Mayo Clinic researchers found that dopamine agonists used in treating Parkinson’s disease result in impulse control disorders in as many as 22 percent of patients. Mayo Clinic first reported on this topic in 2005. The 2005 study linked dopamine agonists to impulse control behaviors such as compulsive gambling and hyper-sexuality.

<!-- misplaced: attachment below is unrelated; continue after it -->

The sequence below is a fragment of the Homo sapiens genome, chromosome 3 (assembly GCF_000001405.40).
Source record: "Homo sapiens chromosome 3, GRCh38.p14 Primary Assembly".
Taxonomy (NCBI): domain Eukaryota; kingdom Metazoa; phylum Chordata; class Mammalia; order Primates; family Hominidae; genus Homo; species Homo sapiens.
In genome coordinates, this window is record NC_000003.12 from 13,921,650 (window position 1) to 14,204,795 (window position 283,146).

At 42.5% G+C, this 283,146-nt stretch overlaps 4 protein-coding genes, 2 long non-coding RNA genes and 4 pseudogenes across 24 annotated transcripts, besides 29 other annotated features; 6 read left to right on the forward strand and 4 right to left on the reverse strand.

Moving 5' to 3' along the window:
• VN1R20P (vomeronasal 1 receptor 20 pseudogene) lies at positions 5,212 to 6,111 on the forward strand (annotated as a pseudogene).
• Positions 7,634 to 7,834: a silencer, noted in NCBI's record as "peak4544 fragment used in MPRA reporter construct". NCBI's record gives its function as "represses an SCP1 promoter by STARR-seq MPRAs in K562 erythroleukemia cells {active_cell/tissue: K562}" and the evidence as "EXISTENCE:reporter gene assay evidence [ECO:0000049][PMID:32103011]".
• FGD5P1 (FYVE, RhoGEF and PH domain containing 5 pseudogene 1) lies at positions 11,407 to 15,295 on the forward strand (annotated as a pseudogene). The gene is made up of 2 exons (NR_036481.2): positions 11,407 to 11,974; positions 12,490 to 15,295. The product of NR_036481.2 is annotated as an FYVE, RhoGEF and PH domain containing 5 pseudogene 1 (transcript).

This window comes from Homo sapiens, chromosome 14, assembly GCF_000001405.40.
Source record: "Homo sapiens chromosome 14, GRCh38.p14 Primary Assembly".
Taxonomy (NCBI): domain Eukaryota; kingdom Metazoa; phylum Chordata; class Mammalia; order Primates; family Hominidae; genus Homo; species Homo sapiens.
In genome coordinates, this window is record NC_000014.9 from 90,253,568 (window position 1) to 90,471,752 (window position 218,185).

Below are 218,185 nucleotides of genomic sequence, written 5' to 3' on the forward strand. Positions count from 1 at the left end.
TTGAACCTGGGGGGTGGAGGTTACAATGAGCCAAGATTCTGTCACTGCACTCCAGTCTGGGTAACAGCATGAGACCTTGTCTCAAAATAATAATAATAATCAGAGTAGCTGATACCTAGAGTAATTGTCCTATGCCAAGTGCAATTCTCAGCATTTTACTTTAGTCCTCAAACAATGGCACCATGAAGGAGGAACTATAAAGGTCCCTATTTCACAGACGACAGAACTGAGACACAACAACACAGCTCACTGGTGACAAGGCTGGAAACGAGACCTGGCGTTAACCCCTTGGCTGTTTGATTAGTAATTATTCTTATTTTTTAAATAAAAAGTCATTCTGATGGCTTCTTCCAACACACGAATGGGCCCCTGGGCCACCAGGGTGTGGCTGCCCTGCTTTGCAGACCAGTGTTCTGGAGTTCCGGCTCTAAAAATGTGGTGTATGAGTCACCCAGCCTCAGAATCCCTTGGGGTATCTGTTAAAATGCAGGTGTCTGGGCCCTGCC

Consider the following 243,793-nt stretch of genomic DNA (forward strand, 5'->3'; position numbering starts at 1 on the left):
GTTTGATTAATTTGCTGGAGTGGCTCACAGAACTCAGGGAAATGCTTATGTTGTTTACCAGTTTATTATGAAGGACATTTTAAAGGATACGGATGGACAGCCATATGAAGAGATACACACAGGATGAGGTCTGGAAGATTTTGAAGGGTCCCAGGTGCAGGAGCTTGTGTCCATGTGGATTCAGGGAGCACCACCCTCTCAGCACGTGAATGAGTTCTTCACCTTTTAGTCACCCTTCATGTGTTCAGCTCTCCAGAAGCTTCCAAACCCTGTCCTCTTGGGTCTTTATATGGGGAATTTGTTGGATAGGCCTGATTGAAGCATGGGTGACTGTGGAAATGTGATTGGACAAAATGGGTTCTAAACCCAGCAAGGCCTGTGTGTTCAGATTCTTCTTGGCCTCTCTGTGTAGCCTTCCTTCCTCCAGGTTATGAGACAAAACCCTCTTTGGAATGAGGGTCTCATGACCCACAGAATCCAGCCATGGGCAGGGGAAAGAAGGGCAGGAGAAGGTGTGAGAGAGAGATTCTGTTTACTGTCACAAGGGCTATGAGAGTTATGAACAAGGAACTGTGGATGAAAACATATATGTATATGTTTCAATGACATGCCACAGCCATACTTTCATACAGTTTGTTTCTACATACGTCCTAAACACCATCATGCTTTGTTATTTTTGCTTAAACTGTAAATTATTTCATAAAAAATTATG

This follow-up study found that patients who are taking a higher dose of these types of medications are at a higher risk to develop these behaviors. Anhar Hassan, M.B., B.Ch., a neurology fellow at Mayo Clinic and the lead investigator of the study, suggests doctors, patients, and their families be aware of these finding and to monitor the patients for changes in behavior. Patients taking a high dose of this type of medicine should be particularly aware. Reducing or stopping the medication usually resolves the compulsive behavior in a short period of time. The study was published online in February 2011 in the journal Parkinsonism and Related Disorders.